The United States is prohibiting American carriers from flying to Israel's airport in Tel Aviv for 24 hours, because of rising violence between Israel and Hamas militants. The action was announced on Tuesday, after a rocket fired by Hamas militants in the Gaza Strip landed near the airport. As VOA's Carolyn Presutti tells us, international officials soon may have to determine which combat zones are too dangerous for commercial flights.
Video

Video US Carriers Suspend Travel to Israel

The United States is prohibiting American carriers from flying to Israel's airport in Tel Aviv for 24 hours, because of rising violence between Israel and Hamas militants. The action was announced on Tuesday, after a rocket fired by Hamas militants in the Gaza Strip landed near the airport. As VOA's Carolyn Presutti tells us, international officials soon may have to determine which combat zones are too dangerous for commercial flights.
Video

Video NASA Focuses on Earth-Like Planets

For decades, looking for life elsewhere in the universe meant listening for signals that could be from distant civilizations. But recent breakthroughs in space technology refocused some of that effort toward finding planets that may harbor life, even in its primitive form. VOA’s George Putic reports on a recent panel discussion at NASA’s headquarters, in Washington.
Video

Video IAEA: Iran Turns its Enriched Uranium Into Less Harmful Form

Iran has converted its stockpiles of enriched uranium into a less dangerous form that is more difficult to use for nuclear weapons, according to the United Nations’ Atomic Energy Agency. The move complies with an interim deal reached with Western powers on Iran's nuclear program last year, in exchange for easing of sanctions. Henry Ridgwell reports for VOA from London.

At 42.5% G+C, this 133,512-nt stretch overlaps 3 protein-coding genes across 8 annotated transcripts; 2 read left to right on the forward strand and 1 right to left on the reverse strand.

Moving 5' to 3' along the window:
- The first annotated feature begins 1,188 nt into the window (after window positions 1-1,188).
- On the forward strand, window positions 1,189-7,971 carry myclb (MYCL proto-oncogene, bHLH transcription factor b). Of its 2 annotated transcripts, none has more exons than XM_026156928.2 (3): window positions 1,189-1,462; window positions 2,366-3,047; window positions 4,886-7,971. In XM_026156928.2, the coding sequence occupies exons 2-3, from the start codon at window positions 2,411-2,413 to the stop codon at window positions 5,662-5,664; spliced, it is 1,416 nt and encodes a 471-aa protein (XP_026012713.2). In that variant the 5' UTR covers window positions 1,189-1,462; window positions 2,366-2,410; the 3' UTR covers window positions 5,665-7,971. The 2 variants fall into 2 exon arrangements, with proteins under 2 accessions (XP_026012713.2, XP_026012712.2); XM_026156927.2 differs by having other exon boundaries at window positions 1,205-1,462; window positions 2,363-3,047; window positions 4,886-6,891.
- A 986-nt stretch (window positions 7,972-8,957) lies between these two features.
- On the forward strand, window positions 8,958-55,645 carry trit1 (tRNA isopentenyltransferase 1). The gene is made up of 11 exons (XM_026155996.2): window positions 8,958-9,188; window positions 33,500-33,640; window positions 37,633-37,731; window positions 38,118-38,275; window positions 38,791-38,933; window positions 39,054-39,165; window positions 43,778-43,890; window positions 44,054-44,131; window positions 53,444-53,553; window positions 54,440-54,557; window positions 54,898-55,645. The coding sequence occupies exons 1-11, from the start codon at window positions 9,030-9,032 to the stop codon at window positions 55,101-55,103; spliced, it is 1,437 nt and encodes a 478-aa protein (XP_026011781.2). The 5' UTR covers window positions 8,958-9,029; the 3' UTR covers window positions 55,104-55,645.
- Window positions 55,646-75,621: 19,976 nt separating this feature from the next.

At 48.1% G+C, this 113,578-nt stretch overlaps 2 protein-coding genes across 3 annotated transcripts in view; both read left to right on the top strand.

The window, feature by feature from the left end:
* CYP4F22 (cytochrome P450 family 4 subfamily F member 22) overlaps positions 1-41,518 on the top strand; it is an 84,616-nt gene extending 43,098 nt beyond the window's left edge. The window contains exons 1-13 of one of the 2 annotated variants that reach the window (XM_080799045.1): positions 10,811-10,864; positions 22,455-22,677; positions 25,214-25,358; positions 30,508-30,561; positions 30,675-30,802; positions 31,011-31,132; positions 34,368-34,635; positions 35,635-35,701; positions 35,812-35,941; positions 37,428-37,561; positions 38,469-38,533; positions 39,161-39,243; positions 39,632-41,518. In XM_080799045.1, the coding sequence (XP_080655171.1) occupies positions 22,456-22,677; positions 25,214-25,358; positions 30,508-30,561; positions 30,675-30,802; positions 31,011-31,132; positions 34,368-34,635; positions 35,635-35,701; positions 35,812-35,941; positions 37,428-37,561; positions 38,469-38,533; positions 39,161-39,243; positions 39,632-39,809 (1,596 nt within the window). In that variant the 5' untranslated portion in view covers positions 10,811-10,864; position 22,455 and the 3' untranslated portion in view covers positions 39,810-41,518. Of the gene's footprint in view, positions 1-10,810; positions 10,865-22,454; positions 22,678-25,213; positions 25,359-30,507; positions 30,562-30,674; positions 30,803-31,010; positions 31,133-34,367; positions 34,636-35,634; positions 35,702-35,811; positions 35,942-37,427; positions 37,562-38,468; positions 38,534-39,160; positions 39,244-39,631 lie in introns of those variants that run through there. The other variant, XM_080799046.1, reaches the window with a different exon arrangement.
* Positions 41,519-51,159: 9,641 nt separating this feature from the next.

Video

Video Relic of Saint Draws Catholics Worried About Immigration Issue

A Roman Catholic saint who is a figure of devotion for those crossing the border into the United States is attracting believers concerned about the plight of undocumented immigrants. Mike O'Sullivan reports from Los Angeles, where a relic of Saint Toribio has drawn thousands to local churches.
Video

Video US Awards Medal of Honor for Heroics in Bloodiest of Afghan Battles

U.S. combat troops are withdrawing from Afghanistan, on pace to leave the country by the end of this year. But on Monday, U.S. President Barack Obama took time to honor a soldier whose actions while under fire in Afghanistan earned him the Medal of Honor. VOA's Jeff Seldin has more from the Pentagon.
Video

Video Ukraine Rebels Surrender MH17 Black Boxes

After days of negotiations, a senior separatist leader handed over two black boxes from an airliner downed over eastern Ukraine to Malaysian experts early Tuesday. While on Monday, the U.N. Security Council unanimously demanded that armed groups controlling the crash site allow safe and unrestricted access to the wreckage.
Video

Video In Cambodia, HIV Diagnosis Brings Deadly Shame

Although HIV/AIDS is now a treatable condition, a positive diagnosis is still a life altering experience. In Cambodia, people living with HIV are often disowned by friends, family and the community. This humiliation can be unbearable. We bring you one Cambodian woman’s struggle to overcome a life tragedy and her own HIV positive diagnosis.
Video

Video Nature of Space Exploration Enters New Age

Forty-five years ago this month, the first humans walked on the moon. It was during an era of the space race between the United States and the Soviet Union. World politics have changed since then and -- as Elizabeth Lee reports -- so has the nature of space exploration.

AppleAndroid